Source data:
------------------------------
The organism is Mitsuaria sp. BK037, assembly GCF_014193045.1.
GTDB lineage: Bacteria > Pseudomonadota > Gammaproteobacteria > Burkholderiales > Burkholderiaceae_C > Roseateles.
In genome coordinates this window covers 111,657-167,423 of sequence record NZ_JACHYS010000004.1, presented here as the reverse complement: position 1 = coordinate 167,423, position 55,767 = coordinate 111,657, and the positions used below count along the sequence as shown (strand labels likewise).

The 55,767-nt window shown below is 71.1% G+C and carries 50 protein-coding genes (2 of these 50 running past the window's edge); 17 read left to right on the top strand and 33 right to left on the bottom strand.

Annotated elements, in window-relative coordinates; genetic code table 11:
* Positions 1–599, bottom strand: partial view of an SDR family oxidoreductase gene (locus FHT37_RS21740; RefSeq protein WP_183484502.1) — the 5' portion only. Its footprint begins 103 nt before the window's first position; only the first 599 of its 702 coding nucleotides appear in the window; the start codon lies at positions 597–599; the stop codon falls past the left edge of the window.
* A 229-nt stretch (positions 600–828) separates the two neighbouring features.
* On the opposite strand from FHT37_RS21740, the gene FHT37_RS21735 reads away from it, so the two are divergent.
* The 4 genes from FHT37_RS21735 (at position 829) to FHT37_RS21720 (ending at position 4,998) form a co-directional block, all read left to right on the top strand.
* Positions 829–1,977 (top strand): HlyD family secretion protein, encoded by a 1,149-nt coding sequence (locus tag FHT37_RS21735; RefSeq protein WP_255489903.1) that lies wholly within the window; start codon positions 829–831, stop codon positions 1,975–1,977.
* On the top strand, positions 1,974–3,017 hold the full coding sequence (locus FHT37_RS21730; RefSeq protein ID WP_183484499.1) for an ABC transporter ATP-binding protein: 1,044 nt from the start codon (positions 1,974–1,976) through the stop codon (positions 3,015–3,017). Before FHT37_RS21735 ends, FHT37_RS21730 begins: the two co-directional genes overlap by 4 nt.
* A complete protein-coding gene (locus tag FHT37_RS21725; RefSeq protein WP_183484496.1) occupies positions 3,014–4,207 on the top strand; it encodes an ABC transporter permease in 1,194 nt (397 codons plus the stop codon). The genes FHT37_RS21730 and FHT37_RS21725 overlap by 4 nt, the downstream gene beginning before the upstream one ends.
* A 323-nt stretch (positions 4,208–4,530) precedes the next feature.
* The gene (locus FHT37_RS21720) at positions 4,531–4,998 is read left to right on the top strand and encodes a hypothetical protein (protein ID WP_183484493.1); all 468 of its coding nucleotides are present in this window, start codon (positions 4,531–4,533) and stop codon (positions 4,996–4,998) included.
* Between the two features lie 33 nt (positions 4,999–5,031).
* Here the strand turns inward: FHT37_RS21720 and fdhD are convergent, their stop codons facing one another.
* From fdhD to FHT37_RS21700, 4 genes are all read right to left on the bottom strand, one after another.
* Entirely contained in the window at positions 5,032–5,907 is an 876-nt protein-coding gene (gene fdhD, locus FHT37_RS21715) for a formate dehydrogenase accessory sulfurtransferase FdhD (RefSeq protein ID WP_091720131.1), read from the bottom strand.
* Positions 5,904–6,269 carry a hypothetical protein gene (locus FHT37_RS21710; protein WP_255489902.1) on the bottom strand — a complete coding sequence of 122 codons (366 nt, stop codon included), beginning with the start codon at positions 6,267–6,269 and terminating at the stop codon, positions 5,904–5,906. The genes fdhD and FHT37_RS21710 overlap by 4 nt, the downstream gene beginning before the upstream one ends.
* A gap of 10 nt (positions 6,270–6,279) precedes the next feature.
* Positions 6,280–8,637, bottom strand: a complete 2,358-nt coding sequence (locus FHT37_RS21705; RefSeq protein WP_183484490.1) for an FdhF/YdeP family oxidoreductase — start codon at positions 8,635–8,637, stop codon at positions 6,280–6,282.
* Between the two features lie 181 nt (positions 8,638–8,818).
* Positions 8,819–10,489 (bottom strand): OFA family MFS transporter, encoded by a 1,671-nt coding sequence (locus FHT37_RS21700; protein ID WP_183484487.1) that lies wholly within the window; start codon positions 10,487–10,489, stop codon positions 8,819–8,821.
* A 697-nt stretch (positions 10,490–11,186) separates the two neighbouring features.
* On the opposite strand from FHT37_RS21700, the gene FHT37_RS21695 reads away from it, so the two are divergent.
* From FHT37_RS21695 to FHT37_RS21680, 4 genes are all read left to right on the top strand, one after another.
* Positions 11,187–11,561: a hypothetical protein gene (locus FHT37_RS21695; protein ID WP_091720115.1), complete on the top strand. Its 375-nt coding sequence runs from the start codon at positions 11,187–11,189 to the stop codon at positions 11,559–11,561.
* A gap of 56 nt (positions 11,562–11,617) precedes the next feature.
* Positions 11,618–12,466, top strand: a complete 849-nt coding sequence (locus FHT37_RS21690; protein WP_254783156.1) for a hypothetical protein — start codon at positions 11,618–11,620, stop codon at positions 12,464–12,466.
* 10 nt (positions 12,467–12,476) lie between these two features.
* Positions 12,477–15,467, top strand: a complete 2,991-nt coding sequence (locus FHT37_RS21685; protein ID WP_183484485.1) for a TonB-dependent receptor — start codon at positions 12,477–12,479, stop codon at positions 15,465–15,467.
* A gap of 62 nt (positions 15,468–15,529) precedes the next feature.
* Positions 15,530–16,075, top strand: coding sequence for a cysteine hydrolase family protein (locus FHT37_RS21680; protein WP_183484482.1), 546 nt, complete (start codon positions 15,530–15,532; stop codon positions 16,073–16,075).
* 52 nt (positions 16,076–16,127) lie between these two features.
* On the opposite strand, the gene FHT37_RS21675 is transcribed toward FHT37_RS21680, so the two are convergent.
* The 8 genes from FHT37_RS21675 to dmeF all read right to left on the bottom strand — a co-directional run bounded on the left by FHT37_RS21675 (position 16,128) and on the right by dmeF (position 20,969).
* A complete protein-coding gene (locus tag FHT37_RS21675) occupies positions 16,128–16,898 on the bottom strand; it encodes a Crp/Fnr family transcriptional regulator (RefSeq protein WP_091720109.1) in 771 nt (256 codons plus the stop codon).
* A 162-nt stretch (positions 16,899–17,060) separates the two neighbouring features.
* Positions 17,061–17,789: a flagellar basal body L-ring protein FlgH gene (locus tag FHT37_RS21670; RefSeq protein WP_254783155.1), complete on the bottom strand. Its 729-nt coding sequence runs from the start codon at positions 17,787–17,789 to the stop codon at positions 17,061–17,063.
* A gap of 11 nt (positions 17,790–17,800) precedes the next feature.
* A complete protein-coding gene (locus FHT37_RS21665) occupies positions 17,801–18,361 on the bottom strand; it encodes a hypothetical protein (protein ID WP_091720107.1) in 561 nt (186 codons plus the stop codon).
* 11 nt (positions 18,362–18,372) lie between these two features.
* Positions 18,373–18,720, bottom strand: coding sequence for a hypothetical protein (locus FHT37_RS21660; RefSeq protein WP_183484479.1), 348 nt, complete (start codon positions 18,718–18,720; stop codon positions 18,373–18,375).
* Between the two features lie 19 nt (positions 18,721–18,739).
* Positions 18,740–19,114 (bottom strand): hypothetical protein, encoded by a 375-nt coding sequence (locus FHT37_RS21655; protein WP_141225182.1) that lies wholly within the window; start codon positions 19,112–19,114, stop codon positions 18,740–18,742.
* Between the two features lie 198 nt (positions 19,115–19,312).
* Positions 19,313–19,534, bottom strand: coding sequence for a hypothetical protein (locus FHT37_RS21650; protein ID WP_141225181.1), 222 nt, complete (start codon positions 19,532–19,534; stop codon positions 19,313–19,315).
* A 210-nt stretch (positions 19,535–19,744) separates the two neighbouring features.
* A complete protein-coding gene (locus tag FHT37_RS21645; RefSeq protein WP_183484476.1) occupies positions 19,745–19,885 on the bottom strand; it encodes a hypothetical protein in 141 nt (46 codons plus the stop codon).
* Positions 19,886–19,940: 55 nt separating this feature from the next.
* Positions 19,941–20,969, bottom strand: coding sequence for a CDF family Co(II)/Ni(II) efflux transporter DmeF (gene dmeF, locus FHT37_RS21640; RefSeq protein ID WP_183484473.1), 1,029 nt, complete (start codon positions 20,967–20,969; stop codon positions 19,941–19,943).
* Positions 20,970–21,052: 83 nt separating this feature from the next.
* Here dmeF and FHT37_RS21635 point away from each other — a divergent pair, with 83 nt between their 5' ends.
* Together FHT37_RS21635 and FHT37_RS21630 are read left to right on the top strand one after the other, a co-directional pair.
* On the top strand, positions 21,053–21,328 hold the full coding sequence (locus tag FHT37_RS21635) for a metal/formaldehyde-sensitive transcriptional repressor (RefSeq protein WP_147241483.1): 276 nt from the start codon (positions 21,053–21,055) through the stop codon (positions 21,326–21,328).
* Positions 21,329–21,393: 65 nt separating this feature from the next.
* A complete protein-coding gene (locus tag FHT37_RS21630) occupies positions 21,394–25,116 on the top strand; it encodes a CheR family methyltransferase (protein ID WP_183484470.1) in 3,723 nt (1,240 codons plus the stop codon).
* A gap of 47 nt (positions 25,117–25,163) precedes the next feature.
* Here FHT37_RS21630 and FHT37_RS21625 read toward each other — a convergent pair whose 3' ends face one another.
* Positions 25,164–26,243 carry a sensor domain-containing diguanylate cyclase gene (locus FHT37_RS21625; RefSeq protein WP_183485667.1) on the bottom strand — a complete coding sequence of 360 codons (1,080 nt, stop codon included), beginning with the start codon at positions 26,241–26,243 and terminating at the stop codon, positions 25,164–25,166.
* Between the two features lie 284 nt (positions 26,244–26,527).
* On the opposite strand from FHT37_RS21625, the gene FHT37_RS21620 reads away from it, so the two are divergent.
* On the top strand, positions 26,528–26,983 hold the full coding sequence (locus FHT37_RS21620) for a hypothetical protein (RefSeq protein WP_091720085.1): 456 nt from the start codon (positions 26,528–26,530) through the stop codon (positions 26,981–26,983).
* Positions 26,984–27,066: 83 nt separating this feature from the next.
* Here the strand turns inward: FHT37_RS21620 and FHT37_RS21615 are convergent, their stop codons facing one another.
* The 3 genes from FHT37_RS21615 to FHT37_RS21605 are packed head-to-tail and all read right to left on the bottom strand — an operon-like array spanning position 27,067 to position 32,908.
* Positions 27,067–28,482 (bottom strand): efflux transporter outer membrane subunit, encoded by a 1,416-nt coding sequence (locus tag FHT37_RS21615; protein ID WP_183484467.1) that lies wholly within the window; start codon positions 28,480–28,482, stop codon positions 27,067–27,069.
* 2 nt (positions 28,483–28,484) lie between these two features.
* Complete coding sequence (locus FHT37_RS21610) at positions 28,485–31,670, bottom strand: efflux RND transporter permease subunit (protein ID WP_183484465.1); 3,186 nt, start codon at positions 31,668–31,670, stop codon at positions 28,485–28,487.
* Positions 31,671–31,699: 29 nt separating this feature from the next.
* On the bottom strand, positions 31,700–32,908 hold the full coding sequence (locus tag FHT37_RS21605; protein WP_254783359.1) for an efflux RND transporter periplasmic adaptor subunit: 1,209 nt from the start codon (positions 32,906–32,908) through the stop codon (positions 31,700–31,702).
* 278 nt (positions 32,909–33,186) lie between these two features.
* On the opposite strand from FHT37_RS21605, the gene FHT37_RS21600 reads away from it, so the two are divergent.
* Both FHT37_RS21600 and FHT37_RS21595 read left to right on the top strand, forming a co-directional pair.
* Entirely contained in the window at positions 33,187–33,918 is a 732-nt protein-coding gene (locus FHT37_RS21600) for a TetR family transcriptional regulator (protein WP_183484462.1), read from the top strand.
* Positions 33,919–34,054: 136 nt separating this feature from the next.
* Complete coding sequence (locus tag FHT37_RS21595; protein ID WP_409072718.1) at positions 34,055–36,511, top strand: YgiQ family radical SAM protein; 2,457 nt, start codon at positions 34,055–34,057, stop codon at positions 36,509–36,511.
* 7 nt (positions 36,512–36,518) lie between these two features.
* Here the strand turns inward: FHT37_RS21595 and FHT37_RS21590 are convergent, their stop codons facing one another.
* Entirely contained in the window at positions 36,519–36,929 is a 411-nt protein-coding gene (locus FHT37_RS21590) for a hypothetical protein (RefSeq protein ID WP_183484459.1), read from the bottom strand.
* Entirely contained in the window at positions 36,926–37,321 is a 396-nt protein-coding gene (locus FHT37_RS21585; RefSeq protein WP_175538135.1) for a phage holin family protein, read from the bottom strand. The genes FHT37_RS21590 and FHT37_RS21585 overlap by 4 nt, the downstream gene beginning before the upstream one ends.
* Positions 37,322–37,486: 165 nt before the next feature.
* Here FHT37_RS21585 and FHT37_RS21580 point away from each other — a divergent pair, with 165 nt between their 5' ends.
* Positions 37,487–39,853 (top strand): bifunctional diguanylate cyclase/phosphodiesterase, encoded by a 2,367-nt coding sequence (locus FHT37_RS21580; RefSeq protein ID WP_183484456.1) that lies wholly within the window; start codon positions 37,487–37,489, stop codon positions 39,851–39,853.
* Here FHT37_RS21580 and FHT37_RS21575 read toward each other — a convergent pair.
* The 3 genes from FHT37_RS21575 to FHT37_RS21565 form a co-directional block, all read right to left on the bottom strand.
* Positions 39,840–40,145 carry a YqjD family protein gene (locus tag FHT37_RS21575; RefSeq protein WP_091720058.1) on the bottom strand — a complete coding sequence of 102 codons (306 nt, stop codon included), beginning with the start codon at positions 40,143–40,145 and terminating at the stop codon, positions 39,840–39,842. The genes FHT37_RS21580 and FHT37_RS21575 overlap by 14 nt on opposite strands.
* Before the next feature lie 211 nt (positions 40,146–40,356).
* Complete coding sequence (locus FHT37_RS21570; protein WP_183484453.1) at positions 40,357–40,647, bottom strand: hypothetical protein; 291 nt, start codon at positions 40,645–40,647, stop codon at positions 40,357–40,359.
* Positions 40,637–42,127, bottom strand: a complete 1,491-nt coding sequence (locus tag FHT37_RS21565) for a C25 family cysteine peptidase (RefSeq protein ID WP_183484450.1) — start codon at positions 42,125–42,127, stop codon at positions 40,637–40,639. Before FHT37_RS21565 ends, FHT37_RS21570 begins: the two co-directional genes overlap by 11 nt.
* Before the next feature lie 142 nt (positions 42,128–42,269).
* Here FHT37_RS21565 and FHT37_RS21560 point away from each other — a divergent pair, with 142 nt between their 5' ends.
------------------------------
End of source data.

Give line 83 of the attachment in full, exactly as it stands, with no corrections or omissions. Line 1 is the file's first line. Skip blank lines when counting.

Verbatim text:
* Here FHT37_RS21585 and FHT37_RS21580 point away from each other — a divergent pair, with 165 nt between their 5' ends.